Greek Orthodox Archdiocese of Australia

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St Spyridon's Church, Kingsford, New South Wales

The Greek Orthodox Archdiocese of Australia is the Australian archdiocese of the Greek Orthodox Church, part of the wider communion of Orthodox Christianity. The Greek Orthodox Archdiocese of Australia is a jurisdiction of the Ecumenical Patriarchate of Constantinople.

Archbishop of Australia[edit]

Archbishop Stylianos is the primate of the Greek Orthodox Church of Australia. He was appointed to this position in 1975. Archbishop Stylianos is a theologian of international standing. He is the co-chairman of the official dialogue between the Roman Catholic and the Orthodox churches. Archbishop Stylianos has won an award for poetry, and has written 16 collections.[1]

History[edit]

The first priest to serve the religious needs of the Greek Orthodox population in Sydney and Melbourne was Archimandrite Dorotheos Bakaliaros. In March 1924, the 'Metropolis of Australia and New Zealand' was established under the Ecumenical Patriarchate. The first Metropolitan of the new province of the Ecumenical Thronos was Christoforos Knitis of Serres. In 1929 Metropolitan Christoforos returned to his homeland, Samos. He died on 7 August 1959.

Cathedral of the Annunciation in Redfern, Sydney; the see of the Archbishop of Australia

In 1931, Timotheos Evangelinidis was elected as the second Metropolitan of Australia and New Zealand. He arrived in Australia on 28 January 1932 and presided over the Church of Australia and New Zealand until 1947 when he was elected Metropolitan of Rhodes. On 22 April of that year Theophylactos Papathanasopoulos was elected as the third Metropolitan. On 2 August 1958, Metropolitan Theophylactos was killed in a car accident. In February 1959 the assistant bishop of the Archdiocese of America, Bishop Ezekiel Tsoukalas of Nazianzos, was elected Metropolitan of Australia. He arrived in Sydney on 27 April 1959.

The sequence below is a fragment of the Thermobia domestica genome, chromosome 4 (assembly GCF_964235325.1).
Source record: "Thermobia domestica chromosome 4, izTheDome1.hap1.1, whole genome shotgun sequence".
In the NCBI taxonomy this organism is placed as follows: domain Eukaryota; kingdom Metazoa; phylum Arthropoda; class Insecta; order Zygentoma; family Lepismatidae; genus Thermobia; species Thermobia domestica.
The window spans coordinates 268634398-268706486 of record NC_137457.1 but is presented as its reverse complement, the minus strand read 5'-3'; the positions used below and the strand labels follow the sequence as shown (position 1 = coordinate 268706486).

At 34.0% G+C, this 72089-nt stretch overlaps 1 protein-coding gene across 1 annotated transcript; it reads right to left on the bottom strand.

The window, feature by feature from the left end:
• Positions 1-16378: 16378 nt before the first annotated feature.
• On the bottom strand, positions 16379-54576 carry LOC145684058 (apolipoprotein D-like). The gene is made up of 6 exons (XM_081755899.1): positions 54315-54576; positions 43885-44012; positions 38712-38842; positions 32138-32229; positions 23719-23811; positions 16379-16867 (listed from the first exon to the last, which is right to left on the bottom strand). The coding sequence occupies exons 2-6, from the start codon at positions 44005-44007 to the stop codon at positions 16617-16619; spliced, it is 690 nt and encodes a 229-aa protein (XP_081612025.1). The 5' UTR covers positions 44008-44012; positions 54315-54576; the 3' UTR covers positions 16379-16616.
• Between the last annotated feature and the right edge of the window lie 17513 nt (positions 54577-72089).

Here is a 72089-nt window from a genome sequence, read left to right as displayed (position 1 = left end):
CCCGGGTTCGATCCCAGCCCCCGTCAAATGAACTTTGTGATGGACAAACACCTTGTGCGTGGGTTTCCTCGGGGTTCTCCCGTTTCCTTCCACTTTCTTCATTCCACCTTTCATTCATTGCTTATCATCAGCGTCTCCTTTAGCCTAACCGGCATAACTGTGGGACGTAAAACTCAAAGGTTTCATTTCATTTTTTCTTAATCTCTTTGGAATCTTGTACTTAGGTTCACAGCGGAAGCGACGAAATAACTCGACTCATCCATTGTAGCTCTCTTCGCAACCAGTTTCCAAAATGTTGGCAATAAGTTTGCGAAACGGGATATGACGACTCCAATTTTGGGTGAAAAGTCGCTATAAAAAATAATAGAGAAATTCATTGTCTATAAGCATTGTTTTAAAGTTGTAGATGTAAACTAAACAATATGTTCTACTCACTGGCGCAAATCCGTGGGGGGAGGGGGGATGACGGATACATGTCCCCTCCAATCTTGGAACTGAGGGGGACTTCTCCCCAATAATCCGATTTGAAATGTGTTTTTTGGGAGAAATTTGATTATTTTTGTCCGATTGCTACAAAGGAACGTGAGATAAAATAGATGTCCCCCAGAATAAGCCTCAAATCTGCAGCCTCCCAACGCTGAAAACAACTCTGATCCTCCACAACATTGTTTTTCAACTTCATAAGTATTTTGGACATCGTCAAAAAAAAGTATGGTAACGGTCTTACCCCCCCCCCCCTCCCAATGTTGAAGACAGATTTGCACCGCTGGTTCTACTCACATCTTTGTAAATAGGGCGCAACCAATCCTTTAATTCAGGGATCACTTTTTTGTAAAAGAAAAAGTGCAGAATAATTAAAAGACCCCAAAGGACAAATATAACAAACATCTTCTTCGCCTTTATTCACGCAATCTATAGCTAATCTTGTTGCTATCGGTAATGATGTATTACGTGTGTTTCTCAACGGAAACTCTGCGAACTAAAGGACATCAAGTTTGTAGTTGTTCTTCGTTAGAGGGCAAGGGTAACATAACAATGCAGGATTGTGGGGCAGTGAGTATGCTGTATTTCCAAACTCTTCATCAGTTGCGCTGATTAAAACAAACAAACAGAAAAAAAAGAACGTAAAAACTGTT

On 1 September 1959 the Metropolis of Australia and New Zealand was elevated to an archdiocese and Metropolitan Ezekiel to an archbishop. In August 1974, the Holy and Sacred Synod of the Ecumenical Patriarchate removed Archbishop Ezekiel from the see of Australia and elevated him to the titular see of Metropoltan of Pisidia.[2] He died in Athens in July 1987. On 3 February 1975, the Holy Synod of the Ecumenical Patriarchate unanimously elected the Metropolitan of Miletoupolis, Stylianos Harkianakis, a lecturer at the University of Thessaloniki, as the new Archbishop of Australia. Archbishop Stylianos arrived in Sydney on 15 April 1975 and was officially enthroned on Lazarus Saturday on 26 April 1975.[3]




Primates in Australia[edit]

[4]


Archbishops in Australia[edit]



Assistant Bishops in Australia[edit]

St Andrew's Greek Orthodox Theological College[edit]

St Andrew's Theological College is an Eastern Orthodox Christian seminary located in Redfern, Sydney, New South Wales, Australia St Andrew's Theological College was established 1986 by Archbishop Stylianos who proposed the establishment of a theological college during the fourth clergy-laity congress in 1981.There was an need for a theological college that would be primarily dedicated to theological study in cooperation with other theological colleges. It would be hoped that a center of theological reflection and ecumenical dialogue would be created, offering the Orthodox world view and perspective with great scriptural commentaries, the writings of the Greek Fathers, the Orthodox liturgy, iconography and spirituality.


Greek Orthodox Monasteries In Australia[edit]


There is a growing monastic presence in the Greek Orthodox Archdiocese of Australia. Examples are the newly built Holy Cross and Pantanassa Monasteries.


See also[edit]

References[edit]

  1. ^ Articles by Archbishop Stylianos
  2. ^ Tamis, Anastasios (2005). The Greeks in Australia. Cambridge University Press. p. 94. ISBN 978-0-521-54743-7. 
  3. ^ Greek Orthodox Archdiocese of Australia — History. Greekorthodox.org.au. Retrieved on 2013-08-21.
  4. ^ Greek Orthodox Archdiocese of Australia and New Zealand. OrthodoxWiki. Retrieved on 2013-08-21.

External links[edit]